If you like to work with people and enjoy getting your hands dirty, these roles might be of interest to you.
The National Park Authority receives invaluable support from a group of Voluntary Wardens who take part in a wide programme of practical and conservation tasks with their local National Park Ranger. They also provide a valuable link to local communities and often provide ideas for future work in the National Park.
Some examples of Voluntary Warden tasks include:
- Clearing and burning scrub on conservation sites
- Maintenance of rights of way; cutting back vegetation, ditching, maintaining bridges, installing gates, signs, steps
- Tree planting and tree maintenance
- Managing invasive species; pulling Himalayan balsam, cutting and burning rhododendron.
- Hedge banking and fencing work
- Litter picks and clearing of ‘eyesores’
- Monitoring the condition of footpaths or sites
- Helping with surveys of wildlife, visitors or invasive species.
Run by the National Park Authority and funded by the Welsh Government, Pathways aims to help more people spend time in the outdoors by providing volunteering, training and learning opportunities in the National Park and its surrounding area.
The project is designed to remove some of the barriers faced by people who want to get out and explore the local countryside and provides transport for many of its activities.
Pathways volunteers tackle practical tasks ranging from footpath repairs, hedgelaying, grassland and woodland management, as well as other conservation projects in and around Pembrokeshire. It is not all heavy physical work – there are tea breaks and you can take it easy if you need to.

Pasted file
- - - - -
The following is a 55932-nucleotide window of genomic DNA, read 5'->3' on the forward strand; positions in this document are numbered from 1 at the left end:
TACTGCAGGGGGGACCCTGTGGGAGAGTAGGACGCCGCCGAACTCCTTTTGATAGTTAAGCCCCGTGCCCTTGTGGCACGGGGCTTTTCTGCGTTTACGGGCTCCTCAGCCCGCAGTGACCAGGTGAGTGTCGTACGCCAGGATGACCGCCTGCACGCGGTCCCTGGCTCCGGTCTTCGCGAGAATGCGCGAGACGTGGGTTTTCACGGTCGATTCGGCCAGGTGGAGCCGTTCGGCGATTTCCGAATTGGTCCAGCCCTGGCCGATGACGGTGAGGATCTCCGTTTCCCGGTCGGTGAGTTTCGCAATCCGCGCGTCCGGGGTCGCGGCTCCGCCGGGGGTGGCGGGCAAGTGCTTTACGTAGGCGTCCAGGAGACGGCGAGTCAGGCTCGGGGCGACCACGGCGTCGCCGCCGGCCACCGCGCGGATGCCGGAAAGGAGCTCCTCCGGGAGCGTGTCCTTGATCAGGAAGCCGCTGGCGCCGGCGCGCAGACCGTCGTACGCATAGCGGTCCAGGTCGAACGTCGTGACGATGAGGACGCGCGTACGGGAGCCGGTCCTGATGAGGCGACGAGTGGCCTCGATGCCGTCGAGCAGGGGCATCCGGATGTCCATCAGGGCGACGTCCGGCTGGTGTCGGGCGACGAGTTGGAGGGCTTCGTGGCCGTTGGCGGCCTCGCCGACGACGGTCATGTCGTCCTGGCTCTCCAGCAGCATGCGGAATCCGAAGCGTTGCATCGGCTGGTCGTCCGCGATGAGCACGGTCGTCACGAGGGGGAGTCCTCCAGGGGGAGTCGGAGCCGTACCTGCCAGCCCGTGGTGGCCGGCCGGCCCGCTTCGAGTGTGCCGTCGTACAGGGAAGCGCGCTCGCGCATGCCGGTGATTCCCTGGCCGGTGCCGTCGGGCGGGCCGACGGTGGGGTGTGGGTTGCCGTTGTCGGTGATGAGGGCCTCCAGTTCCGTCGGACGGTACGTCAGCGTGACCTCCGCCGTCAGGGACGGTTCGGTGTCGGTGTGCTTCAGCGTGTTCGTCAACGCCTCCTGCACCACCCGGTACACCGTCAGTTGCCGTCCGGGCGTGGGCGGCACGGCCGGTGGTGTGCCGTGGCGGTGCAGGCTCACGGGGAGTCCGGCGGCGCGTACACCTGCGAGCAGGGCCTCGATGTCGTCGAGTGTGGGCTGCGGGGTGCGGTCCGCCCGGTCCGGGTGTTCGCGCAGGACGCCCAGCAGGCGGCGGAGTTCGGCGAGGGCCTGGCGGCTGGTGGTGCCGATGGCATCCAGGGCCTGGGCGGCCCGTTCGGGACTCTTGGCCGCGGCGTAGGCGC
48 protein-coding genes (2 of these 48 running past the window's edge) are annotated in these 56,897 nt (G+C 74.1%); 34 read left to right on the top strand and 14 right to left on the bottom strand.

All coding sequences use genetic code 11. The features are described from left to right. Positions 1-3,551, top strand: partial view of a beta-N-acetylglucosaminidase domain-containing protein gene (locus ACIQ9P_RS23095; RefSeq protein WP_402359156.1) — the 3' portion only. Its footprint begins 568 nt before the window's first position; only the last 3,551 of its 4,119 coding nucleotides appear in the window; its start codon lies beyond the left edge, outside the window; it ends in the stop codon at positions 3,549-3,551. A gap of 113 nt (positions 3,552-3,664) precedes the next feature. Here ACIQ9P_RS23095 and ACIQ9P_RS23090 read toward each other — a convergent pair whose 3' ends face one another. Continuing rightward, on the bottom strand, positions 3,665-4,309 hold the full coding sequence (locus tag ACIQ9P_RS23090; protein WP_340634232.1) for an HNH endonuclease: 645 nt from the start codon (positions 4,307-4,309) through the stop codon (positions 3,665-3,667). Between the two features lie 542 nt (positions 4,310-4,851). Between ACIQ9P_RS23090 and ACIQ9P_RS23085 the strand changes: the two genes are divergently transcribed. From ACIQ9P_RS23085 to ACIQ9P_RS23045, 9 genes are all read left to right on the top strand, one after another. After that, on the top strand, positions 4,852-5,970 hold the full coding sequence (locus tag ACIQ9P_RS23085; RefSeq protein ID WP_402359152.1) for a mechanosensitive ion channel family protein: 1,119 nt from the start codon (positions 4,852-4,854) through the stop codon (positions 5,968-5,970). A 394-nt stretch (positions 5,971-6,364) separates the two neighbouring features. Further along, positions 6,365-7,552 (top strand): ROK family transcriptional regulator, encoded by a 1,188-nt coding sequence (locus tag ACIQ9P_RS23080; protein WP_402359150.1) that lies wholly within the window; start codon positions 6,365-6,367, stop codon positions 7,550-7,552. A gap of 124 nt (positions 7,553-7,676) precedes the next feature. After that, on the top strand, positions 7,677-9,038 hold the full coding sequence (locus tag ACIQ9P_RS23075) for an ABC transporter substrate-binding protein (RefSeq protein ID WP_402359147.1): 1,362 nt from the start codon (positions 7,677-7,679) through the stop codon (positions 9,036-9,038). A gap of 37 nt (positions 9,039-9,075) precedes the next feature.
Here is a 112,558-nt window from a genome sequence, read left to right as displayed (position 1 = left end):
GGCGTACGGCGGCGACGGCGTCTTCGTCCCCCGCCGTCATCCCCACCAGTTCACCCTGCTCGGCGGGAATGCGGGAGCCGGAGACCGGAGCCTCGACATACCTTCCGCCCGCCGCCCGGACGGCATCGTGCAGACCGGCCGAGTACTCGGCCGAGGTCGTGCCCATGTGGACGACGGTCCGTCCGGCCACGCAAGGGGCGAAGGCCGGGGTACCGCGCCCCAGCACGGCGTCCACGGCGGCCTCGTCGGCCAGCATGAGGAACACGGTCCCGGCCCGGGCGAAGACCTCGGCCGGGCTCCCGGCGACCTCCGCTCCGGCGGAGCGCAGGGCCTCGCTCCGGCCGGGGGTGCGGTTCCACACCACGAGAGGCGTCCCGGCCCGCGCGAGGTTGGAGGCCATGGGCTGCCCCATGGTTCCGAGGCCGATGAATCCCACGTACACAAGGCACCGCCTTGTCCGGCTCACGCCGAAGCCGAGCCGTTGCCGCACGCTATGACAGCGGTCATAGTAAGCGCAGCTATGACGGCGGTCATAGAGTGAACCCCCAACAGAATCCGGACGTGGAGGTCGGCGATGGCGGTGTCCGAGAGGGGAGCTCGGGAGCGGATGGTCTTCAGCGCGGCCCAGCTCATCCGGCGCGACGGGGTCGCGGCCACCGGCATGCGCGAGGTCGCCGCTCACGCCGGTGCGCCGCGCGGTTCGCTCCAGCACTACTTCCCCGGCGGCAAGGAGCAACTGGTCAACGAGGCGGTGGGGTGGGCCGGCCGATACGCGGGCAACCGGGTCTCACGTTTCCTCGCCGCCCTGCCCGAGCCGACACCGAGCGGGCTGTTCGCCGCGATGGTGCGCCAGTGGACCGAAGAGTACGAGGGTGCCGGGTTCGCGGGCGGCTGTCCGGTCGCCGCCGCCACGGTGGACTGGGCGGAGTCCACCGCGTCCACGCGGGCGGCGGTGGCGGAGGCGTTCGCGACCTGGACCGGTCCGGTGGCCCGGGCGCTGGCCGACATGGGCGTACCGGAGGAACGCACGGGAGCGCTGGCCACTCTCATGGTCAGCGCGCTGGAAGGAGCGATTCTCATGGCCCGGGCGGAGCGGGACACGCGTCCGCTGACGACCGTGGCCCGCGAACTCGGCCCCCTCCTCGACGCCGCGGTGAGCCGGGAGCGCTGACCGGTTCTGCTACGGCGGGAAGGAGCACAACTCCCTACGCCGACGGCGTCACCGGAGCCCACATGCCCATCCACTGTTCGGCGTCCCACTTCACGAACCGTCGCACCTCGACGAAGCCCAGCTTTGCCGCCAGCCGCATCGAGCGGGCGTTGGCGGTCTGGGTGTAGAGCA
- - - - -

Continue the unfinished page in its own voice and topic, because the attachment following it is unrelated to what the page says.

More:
Sessions are usually held on a Friday from 9.30am-3pm. The minibus leaves from Pembrokeshire Archives in Haverfordwest.
If you are interested in joining Pathways as an individual, please contact Mitch Hill at MitchellH@pembrokeshirecoast.org.uk or call 07866 771169.
Stitch in Time Invasive Non-Native Species Project
The aim is to significantly reduce the amount of invasive species – specifically Himalayan balsam, rhododendron and Japanese knotweed in and around the National Park. The focus will be on the Castlemartin Corse (the streams that flow into Freshwater West) and the Clydach in North Pembrokeshire. Getting rid of invasive species is a big task, so ideally it would suit community groups within the project areas. Individual help is also very much appreciated. There will be tasks for the practical work, but also for doing ecological surveys and for inputting data.
For more information contact the Stitch in Time Co-ordinator Matt Tebbutt at MatthewT@pembrokeshirecoast.org.uk.
The Pembrokeshire Coast National Park is a wonderful place that should be accessible to all and can provide great opportunities for young people to develop skills and learn more about nature. This is really important as young people continue to face the challenges of Climate Change, biodiversity loss, rurality and now recovering from Covid-19.
Whether you want to help with hands-on tasks, tackle local and global issues by talking to those in charge or even a bit of both, you can help us change the National Park for the better.
Duke of Edinburgh’s Award
Our Rangers run practical conservation sessions for young people completing a Duke of Edinburgh’s Award. To find out when and where these sessions are, please contact Dave Sommerville at Pembrokeshire County Council by emailing email@example.com or calling 01437 775235 or 07970 758977.
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